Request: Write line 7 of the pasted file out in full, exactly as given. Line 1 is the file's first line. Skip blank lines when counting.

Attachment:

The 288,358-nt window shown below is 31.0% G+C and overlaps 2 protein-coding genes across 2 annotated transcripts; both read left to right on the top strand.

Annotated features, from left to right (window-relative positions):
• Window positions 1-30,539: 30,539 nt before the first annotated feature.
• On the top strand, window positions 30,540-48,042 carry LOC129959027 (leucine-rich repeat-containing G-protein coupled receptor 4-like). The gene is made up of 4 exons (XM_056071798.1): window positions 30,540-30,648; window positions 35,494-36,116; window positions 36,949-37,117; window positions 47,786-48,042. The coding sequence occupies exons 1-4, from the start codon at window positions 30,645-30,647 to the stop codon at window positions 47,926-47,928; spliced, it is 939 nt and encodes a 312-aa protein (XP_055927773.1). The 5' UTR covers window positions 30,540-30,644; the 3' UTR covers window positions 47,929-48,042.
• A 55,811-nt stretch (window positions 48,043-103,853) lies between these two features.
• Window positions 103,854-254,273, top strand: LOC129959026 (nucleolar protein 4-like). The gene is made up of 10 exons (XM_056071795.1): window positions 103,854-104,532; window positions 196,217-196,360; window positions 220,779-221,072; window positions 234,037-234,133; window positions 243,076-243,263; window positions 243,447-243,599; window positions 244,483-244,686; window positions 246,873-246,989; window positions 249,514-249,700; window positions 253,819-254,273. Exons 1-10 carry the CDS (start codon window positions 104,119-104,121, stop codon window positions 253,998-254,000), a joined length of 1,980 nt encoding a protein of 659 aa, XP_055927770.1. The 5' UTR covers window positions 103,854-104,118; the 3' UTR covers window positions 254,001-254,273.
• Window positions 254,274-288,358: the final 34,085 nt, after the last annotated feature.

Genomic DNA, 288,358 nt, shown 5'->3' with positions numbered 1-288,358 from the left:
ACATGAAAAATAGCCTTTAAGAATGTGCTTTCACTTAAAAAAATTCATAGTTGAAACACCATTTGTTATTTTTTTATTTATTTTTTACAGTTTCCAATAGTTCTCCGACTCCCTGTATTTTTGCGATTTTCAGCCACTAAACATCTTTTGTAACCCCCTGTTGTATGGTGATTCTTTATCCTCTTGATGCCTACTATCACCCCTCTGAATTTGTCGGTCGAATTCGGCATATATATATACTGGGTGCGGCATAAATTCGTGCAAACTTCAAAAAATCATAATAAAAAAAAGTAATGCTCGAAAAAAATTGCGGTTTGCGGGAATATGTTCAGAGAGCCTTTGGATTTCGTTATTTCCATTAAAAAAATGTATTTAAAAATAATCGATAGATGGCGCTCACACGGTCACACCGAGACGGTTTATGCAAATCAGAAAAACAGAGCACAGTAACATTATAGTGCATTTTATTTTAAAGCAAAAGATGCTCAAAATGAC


• Window positions 254,274-288,358: the final 34,085 nt, after the last annotated feature.